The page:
Presentation Title

How the Climate has Affected the Lives of Rural Women in India

Presenter Information

Samantha VasquezFollow

Faculty Mentor

Dr. Lia Roberts, Dr. Luiza Nogaj, Dr. Adriane Jones

Start Date

23-11-2019 10:00 AM

End Date

23-11-2019 10:45 AM

Location

203

Session

poster 3

Type of Presentation

Poster

Subject Area

interdisciplinary

Abstract

Rural women rely on a stable climate to grow their food supply, access water in wells, and grow crops for traditional forms of medicine. Over the past few years, the climate in rural India has become more extreme: Summers have become increasingly hotter while monsoon season has become increasingly volatile and unpredictable; high water levels have ruined crops in farmlands and damaged infrastructure in the towns. Consequently, agricultural yields have been insufficient to maintain food security for their families, and as wells dry up rural women find themselves completely dependent on government water provisions to survive. Additionally, large monsoon seasons drown many of the successful crops rural women grow while heightened rainwater increases the likeliness of clean water sources being polluted and food supplies being destroyed.

MSMU’s Cohort 3 Research group conducted a qualitative and quantative analysis study in three rural villages in Rajasthan, India. Our goal was to examine the access and dependence of rural women in Indian villages on western medicine, water sources, and government support for labor in the state of Rajasthan, India. In this secondary analysis, I linked NASA’s climate data measuring local temperatures overtime with Indian government data to identify how changes in climate are affecting the supply of food and health access for these women and their families.

My secondary analysis of drought conditions and climate change suggests that global warming is severing traditional reliance these women have on natural remedies and agricultural lifestyles. This adds further insecurity to the women we studied, who are already facing high obstacles to health care access (despite universal healthcare plans), work opportunities, and access to clean water.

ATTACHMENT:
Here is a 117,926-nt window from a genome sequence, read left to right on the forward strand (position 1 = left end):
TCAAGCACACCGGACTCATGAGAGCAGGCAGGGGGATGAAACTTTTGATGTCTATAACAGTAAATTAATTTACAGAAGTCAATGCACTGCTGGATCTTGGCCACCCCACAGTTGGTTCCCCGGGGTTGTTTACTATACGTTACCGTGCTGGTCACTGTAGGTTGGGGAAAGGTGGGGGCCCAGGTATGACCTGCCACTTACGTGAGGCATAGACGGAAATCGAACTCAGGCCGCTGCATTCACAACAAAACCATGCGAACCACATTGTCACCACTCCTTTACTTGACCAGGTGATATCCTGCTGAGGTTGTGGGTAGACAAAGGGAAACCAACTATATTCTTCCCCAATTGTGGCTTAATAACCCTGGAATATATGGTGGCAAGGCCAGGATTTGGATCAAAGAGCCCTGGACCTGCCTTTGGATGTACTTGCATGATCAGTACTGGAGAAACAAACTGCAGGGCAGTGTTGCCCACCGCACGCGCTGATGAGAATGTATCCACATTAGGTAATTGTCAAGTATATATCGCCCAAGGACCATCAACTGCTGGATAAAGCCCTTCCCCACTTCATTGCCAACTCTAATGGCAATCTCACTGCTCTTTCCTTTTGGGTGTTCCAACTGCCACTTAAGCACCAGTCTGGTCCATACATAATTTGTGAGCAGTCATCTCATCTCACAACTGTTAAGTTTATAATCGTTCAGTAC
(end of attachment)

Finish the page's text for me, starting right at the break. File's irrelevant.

The research shows the environmental conditions have negatively impacted the women’s access to healthcare, ability to use traditional remedies, and maintain cultural agriculture livelihoods.

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Nov 23rd, 10:00 AM Nov 23rd, 10:45 AM

How the Climate has Affected the Lives of Rural Women in India

203

Rural women rely on a stable climate to grow their food supply, access water in wells, and grow crops for traditional forms of medicine. Over the past few years, the climate in rural India has become more extreme: Summers have become increasingly hotter while monsoon season has become increasingly volatile and unpredictable; high water levels have ruined crops in farmlands and damaged infrastructure in the towns. Consequently, agricultural yields have been insufficient to maintain food security for their families, and as wells dry up rural women find themselves completely dependent on government water provisions to survive. Additionally, large monsoon seasons drown many of the successful crops rural women grow while heightened rainwater increases the likeliness of clean water sources being polluted and food supplies being destroyed.

MSMU’s Cohort 3 Research group conducted a qualitative and quantative analysis study in three rural villages in Rajasthan, India. Our goal was to examine the access and dependence of rural women in Indian villages on western medicine, water sources, and government support for labor in the state of Rajasthan, India. In this secondary analysis, I linked NASA’s climate data measuring local temperatures overtime with Indian government data to identify how changes in climate are affecting the supply of food and health access for these women and their families.

My secondary analysis of drought conditions and climate change suggests that global warming is severing traditional reliance these women have on natural remedies and agricultural lifestyles. This adds further insecurity to the women we studied, who are already facing high obstacles to health care access (despite universal healthcare plans), work opportunities, and access to clean water.

The research shows the environmental conditions have negatively impacted the women’s access to healthcare, ability to use traditional remedies, and maintain cultural agriculture livelihoods.